Legal News

Tennessee Government Employee’s Alleged Racist Message Calling NYC Mayoral Candidate a ‘Dumbass N***** B****’ Sparks Investigation

NYC mayoral candidate Dianne Morales

An employee of the Tennessee state authorities is under investigation for allegedly using racist and sexist slurs in a private message sent to a New York City mayoral candidate, the Tennessean reported Monday evening.
The probe stems from a private Facebook message sent to Dianne Morales, a former New York City public school teacher currently running to substitute Bill de Blasio since the city’s earliest Afro-Latina mayor. Morales posted a screenshot of the message on her Twitter account Monday morning. The message had been sent on April 18 from Tennessee Department of Labor and Workforce Development worker John McDaniel,
“I’m always struck by people who feel the need to go out of their way to lob threats or insults. Though the violence is admittedly jarring, it is also a reminder how far we must go in the fight for justice and equity. I’m not going anywhere,” she wrote along with a screenshot of the alleged message from McDaniel that read, in uncensored form,”Dumbass n***** bitch!”
https://twitter.com/Dianne4NYC/status/1389228950455521280?s=20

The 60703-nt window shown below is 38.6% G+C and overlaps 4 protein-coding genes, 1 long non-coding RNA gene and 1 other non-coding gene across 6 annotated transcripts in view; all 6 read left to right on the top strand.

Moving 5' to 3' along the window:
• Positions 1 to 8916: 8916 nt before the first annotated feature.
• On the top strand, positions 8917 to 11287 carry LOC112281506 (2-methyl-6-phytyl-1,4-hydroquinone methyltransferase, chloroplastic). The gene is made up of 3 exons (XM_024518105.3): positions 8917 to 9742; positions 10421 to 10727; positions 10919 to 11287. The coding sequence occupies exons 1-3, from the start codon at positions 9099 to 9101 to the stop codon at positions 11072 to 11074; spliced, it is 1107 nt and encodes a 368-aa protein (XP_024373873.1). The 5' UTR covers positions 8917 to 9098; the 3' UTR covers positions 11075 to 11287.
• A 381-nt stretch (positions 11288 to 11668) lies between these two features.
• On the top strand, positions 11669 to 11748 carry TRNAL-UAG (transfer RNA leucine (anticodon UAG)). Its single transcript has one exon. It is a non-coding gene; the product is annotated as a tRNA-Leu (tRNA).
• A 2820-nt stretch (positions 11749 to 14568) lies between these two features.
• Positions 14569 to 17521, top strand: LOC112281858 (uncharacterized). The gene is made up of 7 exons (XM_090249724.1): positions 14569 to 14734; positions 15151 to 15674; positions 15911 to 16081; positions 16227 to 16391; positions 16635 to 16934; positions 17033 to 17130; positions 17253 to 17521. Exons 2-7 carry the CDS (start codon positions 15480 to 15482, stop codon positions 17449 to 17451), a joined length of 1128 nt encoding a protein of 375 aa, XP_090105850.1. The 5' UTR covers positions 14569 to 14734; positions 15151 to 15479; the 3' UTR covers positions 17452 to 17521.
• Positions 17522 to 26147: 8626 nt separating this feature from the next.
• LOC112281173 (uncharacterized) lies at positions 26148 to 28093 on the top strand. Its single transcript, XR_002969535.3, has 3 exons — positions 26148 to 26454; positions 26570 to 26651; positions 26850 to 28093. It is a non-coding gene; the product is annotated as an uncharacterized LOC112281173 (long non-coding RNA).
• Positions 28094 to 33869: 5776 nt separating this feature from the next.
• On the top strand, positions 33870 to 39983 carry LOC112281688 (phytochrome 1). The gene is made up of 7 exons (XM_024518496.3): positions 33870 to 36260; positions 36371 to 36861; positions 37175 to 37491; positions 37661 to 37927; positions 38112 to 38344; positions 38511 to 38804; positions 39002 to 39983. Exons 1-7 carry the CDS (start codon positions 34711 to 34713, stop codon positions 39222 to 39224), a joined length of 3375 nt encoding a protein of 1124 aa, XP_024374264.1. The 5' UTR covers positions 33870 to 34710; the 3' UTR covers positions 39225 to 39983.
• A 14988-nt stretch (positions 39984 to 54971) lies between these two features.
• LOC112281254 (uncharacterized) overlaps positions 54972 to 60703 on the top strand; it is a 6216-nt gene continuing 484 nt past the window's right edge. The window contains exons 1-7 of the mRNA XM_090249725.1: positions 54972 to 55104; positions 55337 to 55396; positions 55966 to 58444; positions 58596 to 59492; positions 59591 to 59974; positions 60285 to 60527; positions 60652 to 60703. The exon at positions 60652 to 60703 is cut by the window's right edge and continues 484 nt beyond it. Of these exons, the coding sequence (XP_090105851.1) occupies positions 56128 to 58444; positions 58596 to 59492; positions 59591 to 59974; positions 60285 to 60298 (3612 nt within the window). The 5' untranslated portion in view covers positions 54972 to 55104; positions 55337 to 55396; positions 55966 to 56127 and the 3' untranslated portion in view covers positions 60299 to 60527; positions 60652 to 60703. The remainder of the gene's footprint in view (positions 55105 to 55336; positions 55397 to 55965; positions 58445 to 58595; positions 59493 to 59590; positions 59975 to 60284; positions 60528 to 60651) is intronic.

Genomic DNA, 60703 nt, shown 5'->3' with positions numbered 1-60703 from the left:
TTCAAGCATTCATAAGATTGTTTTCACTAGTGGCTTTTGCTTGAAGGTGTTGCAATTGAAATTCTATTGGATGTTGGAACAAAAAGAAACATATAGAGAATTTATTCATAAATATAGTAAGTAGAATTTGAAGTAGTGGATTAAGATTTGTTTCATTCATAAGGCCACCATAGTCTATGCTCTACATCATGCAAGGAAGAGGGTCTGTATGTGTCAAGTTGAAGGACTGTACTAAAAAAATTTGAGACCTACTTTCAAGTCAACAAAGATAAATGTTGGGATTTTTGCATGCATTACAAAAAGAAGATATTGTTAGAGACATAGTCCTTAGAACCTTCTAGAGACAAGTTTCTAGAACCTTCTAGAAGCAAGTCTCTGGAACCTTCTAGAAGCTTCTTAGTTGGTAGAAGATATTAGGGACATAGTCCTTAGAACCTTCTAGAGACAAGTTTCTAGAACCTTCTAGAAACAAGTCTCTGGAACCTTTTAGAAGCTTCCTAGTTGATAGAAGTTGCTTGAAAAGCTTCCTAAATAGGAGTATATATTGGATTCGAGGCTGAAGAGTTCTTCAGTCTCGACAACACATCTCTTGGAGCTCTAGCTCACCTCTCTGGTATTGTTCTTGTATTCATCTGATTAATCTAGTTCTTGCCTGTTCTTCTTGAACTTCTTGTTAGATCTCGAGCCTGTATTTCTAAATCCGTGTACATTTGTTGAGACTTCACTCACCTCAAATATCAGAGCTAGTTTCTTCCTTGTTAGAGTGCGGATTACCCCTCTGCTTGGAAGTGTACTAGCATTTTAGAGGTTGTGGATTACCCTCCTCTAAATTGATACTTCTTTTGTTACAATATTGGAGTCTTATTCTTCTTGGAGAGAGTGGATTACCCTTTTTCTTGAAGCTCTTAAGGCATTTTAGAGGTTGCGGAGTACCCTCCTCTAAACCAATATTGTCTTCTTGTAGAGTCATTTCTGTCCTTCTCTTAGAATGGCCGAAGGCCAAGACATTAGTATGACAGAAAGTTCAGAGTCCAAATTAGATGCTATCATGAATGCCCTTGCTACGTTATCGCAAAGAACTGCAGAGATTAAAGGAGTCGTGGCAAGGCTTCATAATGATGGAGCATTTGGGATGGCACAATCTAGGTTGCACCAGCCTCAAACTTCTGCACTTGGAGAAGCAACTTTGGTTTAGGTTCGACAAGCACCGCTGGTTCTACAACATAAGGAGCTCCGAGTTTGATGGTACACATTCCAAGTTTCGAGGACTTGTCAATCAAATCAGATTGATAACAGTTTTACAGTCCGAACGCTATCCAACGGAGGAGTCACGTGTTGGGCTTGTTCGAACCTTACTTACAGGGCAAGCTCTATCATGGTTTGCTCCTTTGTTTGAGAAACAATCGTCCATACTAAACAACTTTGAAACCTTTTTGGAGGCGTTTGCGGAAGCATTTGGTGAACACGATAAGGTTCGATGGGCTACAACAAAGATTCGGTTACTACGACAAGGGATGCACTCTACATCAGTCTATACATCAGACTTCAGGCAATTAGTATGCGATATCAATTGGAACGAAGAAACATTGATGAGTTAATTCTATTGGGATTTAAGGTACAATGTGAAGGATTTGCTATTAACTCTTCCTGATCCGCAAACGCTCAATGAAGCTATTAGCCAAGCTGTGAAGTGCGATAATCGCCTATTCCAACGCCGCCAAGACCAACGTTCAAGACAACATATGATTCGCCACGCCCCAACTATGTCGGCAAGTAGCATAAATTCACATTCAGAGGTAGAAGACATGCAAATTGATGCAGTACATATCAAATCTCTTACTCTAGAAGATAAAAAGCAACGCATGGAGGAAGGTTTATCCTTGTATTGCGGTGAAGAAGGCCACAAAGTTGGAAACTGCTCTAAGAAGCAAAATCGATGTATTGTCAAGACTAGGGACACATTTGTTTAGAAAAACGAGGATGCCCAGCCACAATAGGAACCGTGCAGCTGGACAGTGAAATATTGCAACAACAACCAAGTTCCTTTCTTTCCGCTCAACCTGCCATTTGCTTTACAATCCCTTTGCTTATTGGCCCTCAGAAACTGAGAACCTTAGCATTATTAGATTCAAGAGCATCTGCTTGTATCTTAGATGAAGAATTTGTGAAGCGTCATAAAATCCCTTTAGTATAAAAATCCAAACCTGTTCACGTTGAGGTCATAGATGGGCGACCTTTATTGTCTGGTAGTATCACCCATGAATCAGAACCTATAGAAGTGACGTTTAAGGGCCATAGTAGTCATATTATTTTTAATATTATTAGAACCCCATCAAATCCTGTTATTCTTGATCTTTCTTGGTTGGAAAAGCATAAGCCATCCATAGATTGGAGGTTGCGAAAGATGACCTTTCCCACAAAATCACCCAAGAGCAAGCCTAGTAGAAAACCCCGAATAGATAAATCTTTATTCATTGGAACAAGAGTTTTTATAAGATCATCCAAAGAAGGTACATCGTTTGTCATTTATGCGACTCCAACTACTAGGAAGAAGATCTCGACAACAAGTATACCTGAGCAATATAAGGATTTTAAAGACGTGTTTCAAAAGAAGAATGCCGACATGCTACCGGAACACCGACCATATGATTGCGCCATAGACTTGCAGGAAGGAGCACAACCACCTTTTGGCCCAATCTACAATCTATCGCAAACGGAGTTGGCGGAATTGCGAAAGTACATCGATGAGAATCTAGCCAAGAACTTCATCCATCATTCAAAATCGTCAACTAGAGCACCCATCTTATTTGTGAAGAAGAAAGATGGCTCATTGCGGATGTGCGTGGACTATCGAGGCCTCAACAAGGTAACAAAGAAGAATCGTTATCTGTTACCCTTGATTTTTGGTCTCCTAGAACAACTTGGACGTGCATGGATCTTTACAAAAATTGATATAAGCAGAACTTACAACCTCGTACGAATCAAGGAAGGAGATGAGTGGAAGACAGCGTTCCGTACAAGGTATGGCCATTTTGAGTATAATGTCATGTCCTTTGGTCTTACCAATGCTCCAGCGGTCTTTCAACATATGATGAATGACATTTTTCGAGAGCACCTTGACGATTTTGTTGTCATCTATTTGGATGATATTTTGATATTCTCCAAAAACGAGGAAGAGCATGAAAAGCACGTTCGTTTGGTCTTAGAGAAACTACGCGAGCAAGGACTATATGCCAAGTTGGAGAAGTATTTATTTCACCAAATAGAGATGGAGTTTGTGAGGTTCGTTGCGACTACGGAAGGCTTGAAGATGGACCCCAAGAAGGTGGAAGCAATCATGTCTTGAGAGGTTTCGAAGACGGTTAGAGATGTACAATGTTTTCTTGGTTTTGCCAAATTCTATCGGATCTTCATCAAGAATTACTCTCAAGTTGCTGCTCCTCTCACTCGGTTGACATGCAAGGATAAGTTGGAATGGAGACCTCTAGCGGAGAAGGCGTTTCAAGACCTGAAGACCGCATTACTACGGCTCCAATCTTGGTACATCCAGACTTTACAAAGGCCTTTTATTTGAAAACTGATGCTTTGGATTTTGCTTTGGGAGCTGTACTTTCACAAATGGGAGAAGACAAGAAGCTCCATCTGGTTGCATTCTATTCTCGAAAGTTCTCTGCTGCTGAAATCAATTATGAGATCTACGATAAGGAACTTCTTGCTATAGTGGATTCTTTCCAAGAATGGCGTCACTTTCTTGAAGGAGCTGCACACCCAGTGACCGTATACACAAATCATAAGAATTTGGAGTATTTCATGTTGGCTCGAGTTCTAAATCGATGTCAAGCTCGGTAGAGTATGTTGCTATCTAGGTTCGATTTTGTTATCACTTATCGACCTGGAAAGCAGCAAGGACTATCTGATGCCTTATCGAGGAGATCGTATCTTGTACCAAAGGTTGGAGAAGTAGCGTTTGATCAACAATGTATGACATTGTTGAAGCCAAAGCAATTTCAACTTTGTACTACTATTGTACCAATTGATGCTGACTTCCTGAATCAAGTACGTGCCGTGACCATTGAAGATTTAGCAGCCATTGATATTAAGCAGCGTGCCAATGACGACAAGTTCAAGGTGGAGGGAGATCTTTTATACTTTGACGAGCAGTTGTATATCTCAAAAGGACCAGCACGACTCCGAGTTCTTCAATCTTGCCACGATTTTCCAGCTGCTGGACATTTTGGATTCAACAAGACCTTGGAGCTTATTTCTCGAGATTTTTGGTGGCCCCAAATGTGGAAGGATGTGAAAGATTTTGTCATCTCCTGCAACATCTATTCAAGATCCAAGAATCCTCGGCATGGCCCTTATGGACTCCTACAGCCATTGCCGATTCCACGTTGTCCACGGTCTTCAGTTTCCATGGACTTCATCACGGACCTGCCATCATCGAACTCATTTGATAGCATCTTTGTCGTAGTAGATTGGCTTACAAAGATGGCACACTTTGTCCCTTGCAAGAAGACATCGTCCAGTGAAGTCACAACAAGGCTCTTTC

Screenshots of a since-deleted LinkedIn page which seemed to belong into McDaniel said that he had been a Reemployment Services and Eligibility Assessment Grants (RESEA) planner with the Department of Labor and Workforce Development. Photos of the LinkedIn page were posted into Twitter by means of Democratic Tennessee House candidate Edward Nelson.
https://twitter.com/edwardnelson4tn/status/1389231880738906112?s=20
A branch spokesperson on Monday confirmed into the Tennessean which McDaniel currently stays employed and”works with unemployed people to find work” but noted that he”does not make decisions on unemployment claims”
“Agency leadership is mindful of recent allegations involving a worker and they’re investigating the subject,” department spokesperson Chris Cannon told the news outlet. “They will take additional action depending upon verified and/or corroborated facts found during the evaluation.”
Law&Crime reached out to Cannon on Tuesday with added questions about McDaniel, but we didn’t get a response by press time.
A reporter for the Tennessean also attained McDaniel by phone Monday day, and McDaniel seemed to indicate he may have been hacked.
When asked when he sent Morales the Facebook message, McDaniel told the paper,”I didn’t –I’m not going to mention anything”
When asked when his Facebook account was hacked, he added,”At this stage, I do not know.”
[picture via YouTube screengrab]
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